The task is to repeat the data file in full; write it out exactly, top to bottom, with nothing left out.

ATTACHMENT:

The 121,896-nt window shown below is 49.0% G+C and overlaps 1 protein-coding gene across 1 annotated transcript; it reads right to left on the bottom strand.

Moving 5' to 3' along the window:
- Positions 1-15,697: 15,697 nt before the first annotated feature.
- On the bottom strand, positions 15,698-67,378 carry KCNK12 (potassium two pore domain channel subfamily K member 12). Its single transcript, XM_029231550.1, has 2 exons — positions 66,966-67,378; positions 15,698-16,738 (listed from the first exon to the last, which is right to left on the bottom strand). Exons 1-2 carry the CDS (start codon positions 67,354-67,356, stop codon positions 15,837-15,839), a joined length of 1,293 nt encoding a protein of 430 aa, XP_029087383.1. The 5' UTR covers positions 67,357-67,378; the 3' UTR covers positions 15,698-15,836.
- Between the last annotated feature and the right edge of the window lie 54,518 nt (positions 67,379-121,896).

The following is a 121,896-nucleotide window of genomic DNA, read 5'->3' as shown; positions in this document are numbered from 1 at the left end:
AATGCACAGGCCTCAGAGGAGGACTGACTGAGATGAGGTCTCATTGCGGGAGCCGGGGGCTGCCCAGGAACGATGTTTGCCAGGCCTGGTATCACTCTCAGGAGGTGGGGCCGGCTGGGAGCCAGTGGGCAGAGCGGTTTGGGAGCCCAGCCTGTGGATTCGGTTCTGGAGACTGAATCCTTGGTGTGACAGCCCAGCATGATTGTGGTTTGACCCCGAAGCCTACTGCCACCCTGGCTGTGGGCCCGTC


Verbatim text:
The 121,896-nt window shown below is 49.0% G+C and overlaps 1 protein-coding gene across 1 annotated transcript; it reads right to left on the bottom strand.

Moving 5' to 3' along the window:
- Positions 1-15,697: 15,697 nt before the first annotated feature.
- On the bottom strand, positions 15,698-67,378 carry KCNK12 (potassium two pore domain channel subfamily K member 12). Its single transcript, XM_029231550.1, has 2 exons — positions 66,966-67,378; positions 15,698-16,738 (listed from the first exon to the last, which is right to left on the bottom strand). Exons 1-2 carry the CDS (start codon positions 67,354-67,356, stop codon positions 15,837-15,839), a joined length of 1,293 nt encoding a protein of 430 aa, XP_029087383.1. The 5' UTR covers positions 67,357-67,378; the 3' UTR covers positions 15,698-15,836.
- Between the last annotated feature and the right edge of the window lie 54,518 nt (positions 67,379-121,896).

The following is a 121,896-nucleotide window of genomic DNA, read 5'->3' as shown; positions in this document are numbered from 1 at the left end:
AATGCACAGGCCTCAGAGGAGGACTGACTGAGATGAGGTCTCATTGCGGGAGCCGGGGGCTGCCCAGGAACGATGTTTGCCAGGCCTGGTATCACTCTCAGGAGGTGGGGCCGGCTGGGAGCCAGTGGGCAGAGCGGTTTGGGAGCCCAGCCTGTGGATTCGGTTCTGGAGACTGAATCCTTGGTGTGACAGCCCAGCATGATTGTGGTTTGACCCCGAAGCCTACTGCCACCCTGGCTGTGGGCCCGTC